People who have different values and ideas about money can learn how to work together as a team in a relationship. If one partner is a saver and the other is a spender, each partner can learn from the other person’s strategies. Differences in opinions over money can cause problems in the relationship if they are not dealt with effectively.
There are pros and cons to being a saver and a spender. Savers are able to tuck money away for a rainy day, save up for large purchases, and tuck away money for emergencies. However, some savers are not able to enjoy the moment. They struggle to treat themselves and feel the need to “save for good.” Sometimes they even feel guilty spending any money.
Spenders have trouble keeping money in their pocket. When they are expecting a bonus or a tax refund, sometimes they spend it before it arrives, spend it again when they receive it and spend more after they receive it, resulting in the money being spent three times over. Spenders, however, enjoy the moment. They can be generous with their money and be willing to help those around them.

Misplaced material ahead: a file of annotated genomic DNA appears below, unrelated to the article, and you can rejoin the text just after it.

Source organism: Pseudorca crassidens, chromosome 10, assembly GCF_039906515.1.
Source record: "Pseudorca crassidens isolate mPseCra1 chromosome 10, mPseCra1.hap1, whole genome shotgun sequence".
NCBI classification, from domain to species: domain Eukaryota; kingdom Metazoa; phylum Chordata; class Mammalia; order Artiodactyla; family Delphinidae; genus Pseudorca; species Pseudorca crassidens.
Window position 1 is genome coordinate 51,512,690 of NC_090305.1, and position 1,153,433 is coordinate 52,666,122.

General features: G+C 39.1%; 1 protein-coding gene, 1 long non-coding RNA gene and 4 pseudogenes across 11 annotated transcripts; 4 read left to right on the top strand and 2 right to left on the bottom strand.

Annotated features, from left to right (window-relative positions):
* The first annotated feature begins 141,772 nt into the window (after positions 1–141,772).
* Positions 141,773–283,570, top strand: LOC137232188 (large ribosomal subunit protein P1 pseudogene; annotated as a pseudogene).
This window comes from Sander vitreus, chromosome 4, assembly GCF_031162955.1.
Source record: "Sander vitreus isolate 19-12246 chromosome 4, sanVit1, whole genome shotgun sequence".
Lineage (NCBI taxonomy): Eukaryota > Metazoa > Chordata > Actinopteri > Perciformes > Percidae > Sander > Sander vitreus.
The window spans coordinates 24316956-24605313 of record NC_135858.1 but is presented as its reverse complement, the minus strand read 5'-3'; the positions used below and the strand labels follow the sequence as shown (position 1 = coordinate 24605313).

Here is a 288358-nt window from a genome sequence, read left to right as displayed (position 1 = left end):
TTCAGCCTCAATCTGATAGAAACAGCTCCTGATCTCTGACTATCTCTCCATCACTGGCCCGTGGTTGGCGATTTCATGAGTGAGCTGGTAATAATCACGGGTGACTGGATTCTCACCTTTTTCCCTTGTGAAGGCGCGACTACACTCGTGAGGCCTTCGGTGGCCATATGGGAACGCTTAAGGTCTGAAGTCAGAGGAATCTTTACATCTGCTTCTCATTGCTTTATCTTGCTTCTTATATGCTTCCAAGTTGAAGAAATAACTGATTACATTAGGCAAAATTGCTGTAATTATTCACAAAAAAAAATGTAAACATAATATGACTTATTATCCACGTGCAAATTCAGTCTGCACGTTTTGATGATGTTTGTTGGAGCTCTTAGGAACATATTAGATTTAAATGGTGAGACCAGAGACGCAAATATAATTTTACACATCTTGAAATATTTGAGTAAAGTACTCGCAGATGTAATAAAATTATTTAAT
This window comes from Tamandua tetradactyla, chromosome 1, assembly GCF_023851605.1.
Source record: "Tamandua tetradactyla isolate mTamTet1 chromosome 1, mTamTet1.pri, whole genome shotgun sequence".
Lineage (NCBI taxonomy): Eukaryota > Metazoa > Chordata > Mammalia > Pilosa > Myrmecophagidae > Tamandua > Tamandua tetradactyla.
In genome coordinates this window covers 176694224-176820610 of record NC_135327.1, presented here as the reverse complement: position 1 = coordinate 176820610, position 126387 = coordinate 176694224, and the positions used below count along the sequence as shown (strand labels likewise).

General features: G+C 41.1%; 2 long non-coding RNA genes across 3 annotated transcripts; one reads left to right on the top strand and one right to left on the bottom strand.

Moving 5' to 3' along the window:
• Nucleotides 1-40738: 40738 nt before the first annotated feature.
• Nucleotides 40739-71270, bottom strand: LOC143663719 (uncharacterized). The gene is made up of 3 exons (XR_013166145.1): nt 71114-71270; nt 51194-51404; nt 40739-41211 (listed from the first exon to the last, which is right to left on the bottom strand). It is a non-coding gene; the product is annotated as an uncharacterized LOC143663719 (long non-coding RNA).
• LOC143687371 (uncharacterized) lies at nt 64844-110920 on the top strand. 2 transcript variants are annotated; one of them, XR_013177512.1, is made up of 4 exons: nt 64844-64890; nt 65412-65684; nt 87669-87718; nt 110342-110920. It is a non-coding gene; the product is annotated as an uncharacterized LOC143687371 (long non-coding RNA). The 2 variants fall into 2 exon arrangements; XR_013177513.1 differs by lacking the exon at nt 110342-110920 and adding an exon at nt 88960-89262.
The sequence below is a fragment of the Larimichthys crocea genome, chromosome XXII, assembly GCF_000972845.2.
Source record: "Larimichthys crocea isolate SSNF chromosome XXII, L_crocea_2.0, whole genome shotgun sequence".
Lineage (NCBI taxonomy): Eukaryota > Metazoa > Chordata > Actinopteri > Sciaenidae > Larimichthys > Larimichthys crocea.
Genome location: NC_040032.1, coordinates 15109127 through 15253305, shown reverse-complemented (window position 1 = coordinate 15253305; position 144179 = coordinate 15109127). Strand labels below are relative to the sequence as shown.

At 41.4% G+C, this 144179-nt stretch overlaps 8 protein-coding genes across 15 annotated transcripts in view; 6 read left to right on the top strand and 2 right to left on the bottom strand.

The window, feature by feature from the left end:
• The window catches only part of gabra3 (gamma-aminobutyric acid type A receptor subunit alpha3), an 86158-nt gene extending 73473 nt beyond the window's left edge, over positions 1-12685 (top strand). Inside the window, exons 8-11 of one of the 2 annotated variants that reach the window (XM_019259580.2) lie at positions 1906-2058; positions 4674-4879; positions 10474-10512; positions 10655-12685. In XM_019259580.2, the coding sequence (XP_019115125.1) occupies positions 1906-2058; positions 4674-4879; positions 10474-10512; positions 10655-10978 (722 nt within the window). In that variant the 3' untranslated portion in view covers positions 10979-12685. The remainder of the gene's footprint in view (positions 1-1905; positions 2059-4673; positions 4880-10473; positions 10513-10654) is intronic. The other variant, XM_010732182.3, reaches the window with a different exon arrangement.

Set a spending limit with your partner. Decide on what the threshold is for making a purchase without consulting the other person is. For some couples this might be $40 and for other couples it might be $1,000. Talk it over and take your partner’s feelings into consideration.
Set a budget. Discuss monthly bills and set aside money for savings. Discuss how much of an emergency fund is needed. Also talk about setting money aside for long-term goals like kids’ college funds or caring for elderly parents.
Don’t ignore financial problems. If you have credit card debt and problems keeping caught up on bills, develop a plan with your partner. Avoid placing blame on your partner, but do take responsibility for your spending habits. Do not hide money or try to cover up purchases. This will only cause bigger relationship problems.